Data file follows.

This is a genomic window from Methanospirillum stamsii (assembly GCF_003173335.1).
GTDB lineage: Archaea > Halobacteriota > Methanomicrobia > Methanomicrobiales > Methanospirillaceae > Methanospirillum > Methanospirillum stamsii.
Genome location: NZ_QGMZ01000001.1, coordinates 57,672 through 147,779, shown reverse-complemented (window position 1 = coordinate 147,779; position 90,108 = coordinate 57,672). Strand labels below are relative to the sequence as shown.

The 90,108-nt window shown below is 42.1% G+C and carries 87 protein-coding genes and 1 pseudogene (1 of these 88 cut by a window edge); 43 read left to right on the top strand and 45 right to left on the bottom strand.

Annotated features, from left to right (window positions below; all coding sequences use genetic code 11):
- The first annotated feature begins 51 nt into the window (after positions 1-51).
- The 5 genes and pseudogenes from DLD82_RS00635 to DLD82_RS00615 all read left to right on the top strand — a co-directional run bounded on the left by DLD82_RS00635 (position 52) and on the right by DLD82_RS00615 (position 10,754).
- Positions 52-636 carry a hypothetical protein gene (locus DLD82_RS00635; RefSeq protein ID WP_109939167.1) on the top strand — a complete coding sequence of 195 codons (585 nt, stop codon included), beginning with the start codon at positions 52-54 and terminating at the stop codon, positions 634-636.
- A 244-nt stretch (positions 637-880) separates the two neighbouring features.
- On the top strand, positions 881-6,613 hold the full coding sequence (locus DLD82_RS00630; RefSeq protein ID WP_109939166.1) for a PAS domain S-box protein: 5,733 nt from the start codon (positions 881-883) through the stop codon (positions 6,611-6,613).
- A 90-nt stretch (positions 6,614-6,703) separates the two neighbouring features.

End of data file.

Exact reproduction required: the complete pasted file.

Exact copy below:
This is a genomic window from Methanospirillum stamsii (assembly GCF_003173335.1).
GTDB lineage: Archaea > Halobacteriota > Methanomicrobia > Methanomicrobiales > Methanospirillaceae > Methanospirillum > Methanospirillum stamsii.
Genome location: NZ_QGMZ01000001.1, coordinates 57,672 through 147,779, shown reverse-complemented (window position 1 = coordinate 147,779; position 90,108 = coordinate 57,672). Strand labels below are relative to the sequence as shown.

The 90,108-nt window shown below is 42.1% G+C and carries 87 protein-coding genes and 1 pseudogene (1 of these 88 cut by a window edge); 43 read left to right on the top strand and 45 right to left on the bottom strand.

Annotated features, from left to right (window positions below; all coding sequences use genetic code 11):
- The first annotated feature begins 51 nt into the window (after positions 1-51).
- The 5 genes and pseudogenes from DLD82_RS00635 to DLD82_RS00615 all read left to right on the top strand — a co-directional run bounded on the left by DLD82_RS00635 (position 52) and on the right by DLD82_RS00615 (position 10,754).
- Positions 52-636 carry a hypothetical protein gene (locus DLD82_RS00635; RefSeq protein ID WP_109939167.1) on the top strand — a complete coding sequence of 195 codons (585 nt, stop codon included), beginning with the start codon at positions 52-54 and terminating at the stop codon, positions 634-636.
- A 244-nt stretch (positions 637-880) separates the two neighbouring features.
- On the top strand, positions 881-6,613 hold the full coding sequence (locus DLD82_RS00630; RefSeq protein ID WP_109939166.1) for a PAS domain S-box protein: 5,733 nt from the start codon (positions 881-883) through the stop codon (positions 6,611-6,613).
- A 90-nt stretch (positions 6,614-6,703) separates the two neighbouring features.